One Missed Call
Directed by Eric Valette. Starring Ed Burns, Shannyn Sossamon, Ana Claudia Talancón, Ray Wise, Azura Skye. (2008, PG-13, 87 min.)
REVIEWED By Marc Savlov, Fri., Jan. 11, 2008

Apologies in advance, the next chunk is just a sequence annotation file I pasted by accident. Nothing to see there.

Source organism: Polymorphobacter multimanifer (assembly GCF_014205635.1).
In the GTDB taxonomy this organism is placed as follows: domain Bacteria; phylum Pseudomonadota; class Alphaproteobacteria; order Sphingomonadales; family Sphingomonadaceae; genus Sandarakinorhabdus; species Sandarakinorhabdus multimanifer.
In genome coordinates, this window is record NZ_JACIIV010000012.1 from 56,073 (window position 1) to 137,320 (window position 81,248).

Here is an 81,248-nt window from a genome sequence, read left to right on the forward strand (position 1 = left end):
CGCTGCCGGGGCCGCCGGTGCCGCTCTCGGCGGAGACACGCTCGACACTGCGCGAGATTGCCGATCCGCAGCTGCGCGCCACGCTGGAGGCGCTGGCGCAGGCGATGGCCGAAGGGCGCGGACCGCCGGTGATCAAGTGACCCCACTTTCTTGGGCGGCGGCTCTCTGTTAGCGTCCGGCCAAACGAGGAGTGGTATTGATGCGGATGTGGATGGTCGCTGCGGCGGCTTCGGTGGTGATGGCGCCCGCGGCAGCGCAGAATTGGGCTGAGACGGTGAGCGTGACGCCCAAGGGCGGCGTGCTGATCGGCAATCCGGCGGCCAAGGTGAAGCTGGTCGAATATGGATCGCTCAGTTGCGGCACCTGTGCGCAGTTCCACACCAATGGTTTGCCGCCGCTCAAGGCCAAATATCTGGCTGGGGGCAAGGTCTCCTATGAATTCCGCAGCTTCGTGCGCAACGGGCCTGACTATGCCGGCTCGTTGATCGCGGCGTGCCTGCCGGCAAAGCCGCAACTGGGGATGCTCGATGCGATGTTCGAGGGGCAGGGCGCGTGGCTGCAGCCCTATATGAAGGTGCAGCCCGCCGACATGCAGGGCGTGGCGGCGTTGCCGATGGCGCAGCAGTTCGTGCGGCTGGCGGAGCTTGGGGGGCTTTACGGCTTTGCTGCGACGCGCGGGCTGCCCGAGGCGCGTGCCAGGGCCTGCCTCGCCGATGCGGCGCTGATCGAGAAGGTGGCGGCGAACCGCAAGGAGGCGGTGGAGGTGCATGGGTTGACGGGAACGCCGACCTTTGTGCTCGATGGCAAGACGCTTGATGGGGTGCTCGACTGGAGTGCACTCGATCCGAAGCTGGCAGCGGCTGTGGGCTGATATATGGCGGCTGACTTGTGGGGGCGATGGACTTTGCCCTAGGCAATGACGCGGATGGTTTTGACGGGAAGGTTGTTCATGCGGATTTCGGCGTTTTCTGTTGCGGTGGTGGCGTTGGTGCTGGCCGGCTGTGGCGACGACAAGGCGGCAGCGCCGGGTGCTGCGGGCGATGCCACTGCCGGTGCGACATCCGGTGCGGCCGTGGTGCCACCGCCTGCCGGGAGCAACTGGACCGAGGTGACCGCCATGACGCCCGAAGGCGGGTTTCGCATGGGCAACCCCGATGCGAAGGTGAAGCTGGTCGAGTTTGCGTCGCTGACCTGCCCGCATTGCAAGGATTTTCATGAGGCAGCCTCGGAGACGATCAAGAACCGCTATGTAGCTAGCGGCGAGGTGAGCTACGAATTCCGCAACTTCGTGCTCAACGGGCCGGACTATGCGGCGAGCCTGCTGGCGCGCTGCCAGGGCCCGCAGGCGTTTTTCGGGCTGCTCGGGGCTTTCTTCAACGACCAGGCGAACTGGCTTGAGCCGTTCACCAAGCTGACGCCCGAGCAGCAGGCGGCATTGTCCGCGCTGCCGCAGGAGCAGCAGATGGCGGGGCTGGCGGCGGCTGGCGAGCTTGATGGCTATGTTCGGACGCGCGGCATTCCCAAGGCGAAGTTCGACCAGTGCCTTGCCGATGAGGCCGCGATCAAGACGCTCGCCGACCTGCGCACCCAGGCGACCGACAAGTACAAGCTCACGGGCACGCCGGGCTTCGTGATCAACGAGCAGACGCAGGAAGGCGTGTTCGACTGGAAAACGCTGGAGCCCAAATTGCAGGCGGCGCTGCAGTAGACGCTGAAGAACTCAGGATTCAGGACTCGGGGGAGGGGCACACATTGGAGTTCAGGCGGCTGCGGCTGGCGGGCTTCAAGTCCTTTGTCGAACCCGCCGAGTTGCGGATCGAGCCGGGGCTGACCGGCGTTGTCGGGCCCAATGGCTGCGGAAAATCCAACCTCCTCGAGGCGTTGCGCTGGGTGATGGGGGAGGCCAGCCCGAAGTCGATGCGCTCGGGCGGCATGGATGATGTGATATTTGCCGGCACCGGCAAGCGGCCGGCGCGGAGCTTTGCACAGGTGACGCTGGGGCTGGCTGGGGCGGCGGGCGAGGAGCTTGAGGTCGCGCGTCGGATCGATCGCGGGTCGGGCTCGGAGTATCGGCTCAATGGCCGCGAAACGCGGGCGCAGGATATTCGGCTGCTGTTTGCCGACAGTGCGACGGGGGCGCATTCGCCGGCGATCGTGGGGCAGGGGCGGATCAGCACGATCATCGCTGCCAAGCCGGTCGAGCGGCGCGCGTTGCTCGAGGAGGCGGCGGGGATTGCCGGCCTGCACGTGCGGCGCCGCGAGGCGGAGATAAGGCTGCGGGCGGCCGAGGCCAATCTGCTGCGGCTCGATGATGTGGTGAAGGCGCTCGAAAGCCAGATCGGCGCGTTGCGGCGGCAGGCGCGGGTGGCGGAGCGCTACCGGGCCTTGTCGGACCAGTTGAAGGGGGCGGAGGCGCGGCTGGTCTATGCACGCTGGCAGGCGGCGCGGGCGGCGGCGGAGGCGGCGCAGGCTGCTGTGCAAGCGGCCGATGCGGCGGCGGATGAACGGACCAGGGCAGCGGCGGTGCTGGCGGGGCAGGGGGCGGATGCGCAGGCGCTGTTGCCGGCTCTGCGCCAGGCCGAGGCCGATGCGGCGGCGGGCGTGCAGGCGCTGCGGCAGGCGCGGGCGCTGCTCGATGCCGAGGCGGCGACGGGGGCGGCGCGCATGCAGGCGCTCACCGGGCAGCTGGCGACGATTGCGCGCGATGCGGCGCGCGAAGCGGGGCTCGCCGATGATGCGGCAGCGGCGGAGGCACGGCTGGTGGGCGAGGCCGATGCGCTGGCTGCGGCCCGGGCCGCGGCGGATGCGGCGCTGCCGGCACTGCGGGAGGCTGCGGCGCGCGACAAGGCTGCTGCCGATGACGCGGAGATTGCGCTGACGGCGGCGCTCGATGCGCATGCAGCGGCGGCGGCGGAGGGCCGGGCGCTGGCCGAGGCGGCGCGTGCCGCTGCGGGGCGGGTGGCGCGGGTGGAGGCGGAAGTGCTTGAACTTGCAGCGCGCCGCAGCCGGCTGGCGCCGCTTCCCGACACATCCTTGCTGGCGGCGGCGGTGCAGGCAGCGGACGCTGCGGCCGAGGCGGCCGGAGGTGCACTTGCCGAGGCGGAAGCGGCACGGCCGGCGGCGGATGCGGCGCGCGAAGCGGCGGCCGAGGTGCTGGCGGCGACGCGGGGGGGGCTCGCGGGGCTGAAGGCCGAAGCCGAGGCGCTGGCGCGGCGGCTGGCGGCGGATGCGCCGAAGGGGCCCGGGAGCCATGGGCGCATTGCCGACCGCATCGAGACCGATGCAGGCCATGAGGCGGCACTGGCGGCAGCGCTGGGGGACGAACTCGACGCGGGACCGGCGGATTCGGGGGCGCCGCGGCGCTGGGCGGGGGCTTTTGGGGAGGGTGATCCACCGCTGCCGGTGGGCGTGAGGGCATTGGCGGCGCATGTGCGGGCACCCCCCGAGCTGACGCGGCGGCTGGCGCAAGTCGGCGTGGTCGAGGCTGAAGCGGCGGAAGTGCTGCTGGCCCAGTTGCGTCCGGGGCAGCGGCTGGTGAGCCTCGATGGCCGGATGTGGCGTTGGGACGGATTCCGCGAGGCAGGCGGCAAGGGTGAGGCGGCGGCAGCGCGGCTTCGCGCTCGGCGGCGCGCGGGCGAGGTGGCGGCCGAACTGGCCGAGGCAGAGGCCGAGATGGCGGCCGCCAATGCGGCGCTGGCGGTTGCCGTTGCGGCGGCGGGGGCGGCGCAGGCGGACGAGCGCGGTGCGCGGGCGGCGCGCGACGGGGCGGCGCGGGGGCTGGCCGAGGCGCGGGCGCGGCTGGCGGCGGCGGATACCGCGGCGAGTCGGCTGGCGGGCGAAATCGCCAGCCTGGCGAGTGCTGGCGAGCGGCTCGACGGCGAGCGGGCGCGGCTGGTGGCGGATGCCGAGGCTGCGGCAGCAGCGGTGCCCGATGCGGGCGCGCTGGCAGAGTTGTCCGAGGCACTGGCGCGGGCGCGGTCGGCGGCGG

Genre fans will need no heads-up on this ill-advised stateside remake of Takashi Miike's 2003 foray into technophobic Japanese horror – they're avoiding it in droves, and, judging by the nonexistent audience I caught it with over the weekend, so is everyone else. Smart move. The J-horror trend initiated by Hideo Nakata's 1998 viral freakout Ringu, which along with nearly every other film in the genre has been remade multiple times throughout Asia and the U.S., is way past its expired-by date, asphyxiated on soggy tendrils of lank, black hair and kabuki-doomy, fright-faced shock cuts. For every solid attempt to translate the maddeningly intricate cultural psychoses of Asian cult horror into boffo American box office (The Ring, Dark Water) there are an equal number of hideous misfires: Pulse, The Grudge 2, and now this. The original One Missed Call was itself a lame departure from the legendarily prolific Miike's exhilarating, apparently lifelong mission to be the directorial equivalent of the Videodrome signal. Anyone who has ever (intentionally or otherwise) subjected themselves to the triple-mindscraping of Audition, Ichi the Killer, and The Happiness of the Katakuris is the stronger for it, although Miike's sprawling, tentacular oeuvre defies easy anything. Except, of course, for One Missed Call, which found Miike attempting to create his own spin on the already mortally wounded J-horror tropes by ripping off Ringu and its Korean rip-off, Phone, to no great success. (Or not. Miike's original promptly spawned two dud sequels. Go figure.) Here and now, Valette's Americanization, which deals with cell-phone calls from the soon-to-be-deceased to their predemised selves, is significantly less engaging than the original, although that may have to do with the lack of subtitles. It's a puzzler, all right, and since Burns is on board as a stodgy, tired-looking detective who has lost his sister to the ring tones o' woe, female lead Sossamon has someone to furrow brows with and mull over the unmullable. Apart from some borderline-clever cinematography courtesy of Glen MacPherson, there's precious little to make anyone want to answer this doleful call. Do yourself a favor and go rent any Miike film other than this one. You've got somewhere in the vicinity of 75 from which to choose.